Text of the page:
How And When A Second Referendum Might Happen, And What It Might Say

A decision to hold a referendum could happen very quickly, with precious little time to discuss the details - but there are complex issues to grapple with
Toby Melville / Reuters

Parliament reconvenes on Tuesday following the party conferences, and the big unknown remains how Brexit will be resolved. Talks between the government and EU are intensifying, with pressure to reach a deal by mid-November. But there’s a big question about whether any deal reached will gain parliament’s approval. As Times commentator and Conservative peer Daniel Finkelstein has bluntly put it, in parliament: “There isn’t a majority for anything”.

Recent weeks have seen increasing talk of a possible second referendum as a way out. The Labour Party conference voted to keep this option on the table, and the SNP have said they would support it. But confusion exists regarding key aspects of such a referendum – not least the question and timing. We at the Constitution Unit at University College London have been thinking through these issues, and our final report is published today.

We take no position on whether there should be a further referendum, but instead spell out some essential aspects that politicians need to think through if they want to go ahead. We also summarise the key scenarios under which a referendum could occur. These scenarios are plausible, so even those opposed to a further referendum should focus on how and when one might come about.

Our key conclusions include:

Holding a referendum takes time. Parliament must pass a bill, the Electoral Commission must test the question, and existing legislation specifies a ten-week campaign period before the poll. This makes it almost impossible to hold a referendum before planned exit day on 29 March 2019, and so an extension to the Article 50 period would be required. This should be achievable, but it generates some complications, particularly regarding the European Parliament elections due next May.

Certain question formats would work, and others wouldn’t. Comments from some politicians seem to imply a ‘yes/no’ referendum on the deal, which would be unwise as the meaning of a ‘no’ vote would be so unclear. Others have proposed a two-stage poll, but this is also problematic. Meanwhile a ‘deal’ vs. ‘no deal’ poll is unlikely get through parliament. The three more viable question formats are ‘deal’ vs. ‘remain’, ‘no deal’ vs. ‘remain’ (if no deal is reached) or a three-option poll on ‘deal’ vs. ‘no deal’ vs. ‘remain’. Organising a three-option poll would extend the timetable.

The referendum franchise should be the same as in June 2016, to avoid risks that a changed franchise alters the result. Other aspects of referendum regulation need some updating, particularly around online campaigning.

If a further referendum is held, and particularly if it could potentially result in a ‘remain’ vote, it’s essential that the result is widely seen as legitimate. All the points above are vital for that.

In terms of how a referendum could happen, our report identifies five possible scenarios:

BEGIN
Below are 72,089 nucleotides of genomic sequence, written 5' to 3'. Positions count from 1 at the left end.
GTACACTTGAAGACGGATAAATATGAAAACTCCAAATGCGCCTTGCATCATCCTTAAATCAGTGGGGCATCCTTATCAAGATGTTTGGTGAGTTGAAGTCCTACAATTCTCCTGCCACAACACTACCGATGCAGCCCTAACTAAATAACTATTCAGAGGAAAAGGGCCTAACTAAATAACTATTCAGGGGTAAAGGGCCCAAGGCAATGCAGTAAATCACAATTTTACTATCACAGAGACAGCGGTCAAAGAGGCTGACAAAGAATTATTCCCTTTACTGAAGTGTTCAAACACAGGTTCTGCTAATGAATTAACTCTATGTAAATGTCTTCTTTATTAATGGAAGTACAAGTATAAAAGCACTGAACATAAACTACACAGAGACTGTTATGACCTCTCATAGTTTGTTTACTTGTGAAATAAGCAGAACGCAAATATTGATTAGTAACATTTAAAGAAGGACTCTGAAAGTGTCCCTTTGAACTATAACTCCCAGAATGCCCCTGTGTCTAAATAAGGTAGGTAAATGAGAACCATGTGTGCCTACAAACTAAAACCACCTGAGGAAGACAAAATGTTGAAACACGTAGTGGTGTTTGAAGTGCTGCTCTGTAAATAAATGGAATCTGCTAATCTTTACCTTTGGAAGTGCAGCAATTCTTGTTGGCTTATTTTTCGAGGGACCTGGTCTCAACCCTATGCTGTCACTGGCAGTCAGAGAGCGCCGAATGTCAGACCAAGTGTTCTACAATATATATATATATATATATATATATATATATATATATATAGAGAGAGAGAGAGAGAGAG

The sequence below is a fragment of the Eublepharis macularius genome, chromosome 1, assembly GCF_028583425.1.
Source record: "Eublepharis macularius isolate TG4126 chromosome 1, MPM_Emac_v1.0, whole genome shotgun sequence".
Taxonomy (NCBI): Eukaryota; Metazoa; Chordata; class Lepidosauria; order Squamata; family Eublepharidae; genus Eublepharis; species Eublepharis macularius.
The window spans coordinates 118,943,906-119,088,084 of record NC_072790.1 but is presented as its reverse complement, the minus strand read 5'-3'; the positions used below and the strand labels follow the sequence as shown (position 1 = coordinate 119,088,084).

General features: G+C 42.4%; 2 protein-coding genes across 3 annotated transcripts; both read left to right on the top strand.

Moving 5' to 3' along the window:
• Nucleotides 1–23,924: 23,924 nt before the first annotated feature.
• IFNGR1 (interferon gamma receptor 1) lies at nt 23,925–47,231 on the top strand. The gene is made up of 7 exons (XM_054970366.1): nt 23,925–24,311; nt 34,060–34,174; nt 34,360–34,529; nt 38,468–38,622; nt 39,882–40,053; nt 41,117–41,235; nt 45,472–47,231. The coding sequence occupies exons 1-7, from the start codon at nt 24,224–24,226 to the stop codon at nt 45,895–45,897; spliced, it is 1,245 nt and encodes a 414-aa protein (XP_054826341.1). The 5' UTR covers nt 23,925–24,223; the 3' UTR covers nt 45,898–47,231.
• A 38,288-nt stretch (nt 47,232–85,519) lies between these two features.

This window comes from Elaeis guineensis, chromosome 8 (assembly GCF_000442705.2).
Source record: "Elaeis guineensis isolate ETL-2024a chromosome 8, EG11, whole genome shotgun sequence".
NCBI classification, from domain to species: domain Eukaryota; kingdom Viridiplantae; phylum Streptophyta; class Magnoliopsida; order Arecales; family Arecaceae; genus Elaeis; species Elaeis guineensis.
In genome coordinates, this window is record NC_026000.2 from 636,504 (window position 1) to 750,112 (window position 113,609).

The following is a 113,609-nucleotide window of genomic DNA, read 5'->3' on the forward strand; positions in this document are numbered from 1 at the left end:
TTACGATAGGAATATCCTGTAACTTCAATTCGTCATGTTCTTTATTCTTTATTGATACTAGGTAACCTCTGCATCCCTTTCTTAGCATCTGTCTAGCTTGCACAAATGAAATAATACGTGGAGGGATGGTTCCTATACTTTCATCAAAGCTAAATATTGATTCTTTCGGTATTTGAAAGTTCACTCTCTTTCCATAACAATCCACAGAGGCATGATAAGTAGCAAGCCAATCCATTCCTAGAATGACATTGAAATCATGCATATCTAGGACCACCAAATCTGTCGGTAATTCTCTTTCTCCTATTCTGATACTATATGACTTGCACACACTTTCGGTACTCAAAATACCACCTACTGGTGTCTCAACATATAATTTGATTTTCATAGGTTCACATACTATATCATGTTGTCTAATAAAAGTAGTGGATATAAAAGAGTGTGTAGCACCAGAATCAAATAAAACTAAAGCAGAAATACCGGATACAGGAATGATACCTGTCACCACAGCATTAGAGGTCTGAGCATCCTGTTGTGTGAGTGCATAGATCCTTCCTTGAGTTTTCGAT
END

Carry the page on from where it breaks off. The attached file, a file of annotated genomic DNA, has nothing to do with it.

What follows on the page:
Making parliament’s ‘meaningful vote’ on a deal conditional on a referendum. If a deal is reached, parliament will vote on it shortly afterwards, and the House of Commons’ approval is needed for the government to proceed. MPs could make their approval conditional on a second referendum. This would be would be the quickest route, allowing a referendum as early as May 2019 if using a two-option format. Timetable-wise it is therefore the least problematic route.

EU (Withdrawal Agreement) Bill conditional on referendum. If MPs approve the exit deal in principle without a referendum condition, the Bill to implement it could potentially be used to require a referendum. This would delay matters, particularly if change occurred in the Lords – which would create problems for the European Parliament elections.

Defeat on the ‘meaningful vote’ motion. If MPs reject the deal, this will create an impasse. The government might offer a referendum as a way out, or try to bypass parliament and seek the public’s direct support for the deal. This would allow a poll by June 2019 at the earliest.

No deal reached. If no withdrawal agreement is reached between the UK and the EU, legislation requires MPs to debate the way forward. Parliamentary pressure for a referendum could mount. Indeed the government itself might call one to avoid a ‘no deal’ Brexit

Negotiations continue. Although there’s a strict timetable for resolving the Brexit negotiations, this might still get delayed. Any of the above scenarios could subsequently ensue, but significantly later.

A decision to hold a referendum could happen very quickly, with precious little time to discuss the details. These are complex issues to grapple with, and we hope our report helps politicians think them through.

Professor Meg Russell is Professor of British and Comparative Politics and Director of the Constitution Unit at University College London

Dr Alan Renwick is Associate Professor in British Politics and Deputy Director of the Constitution Unit at University College London


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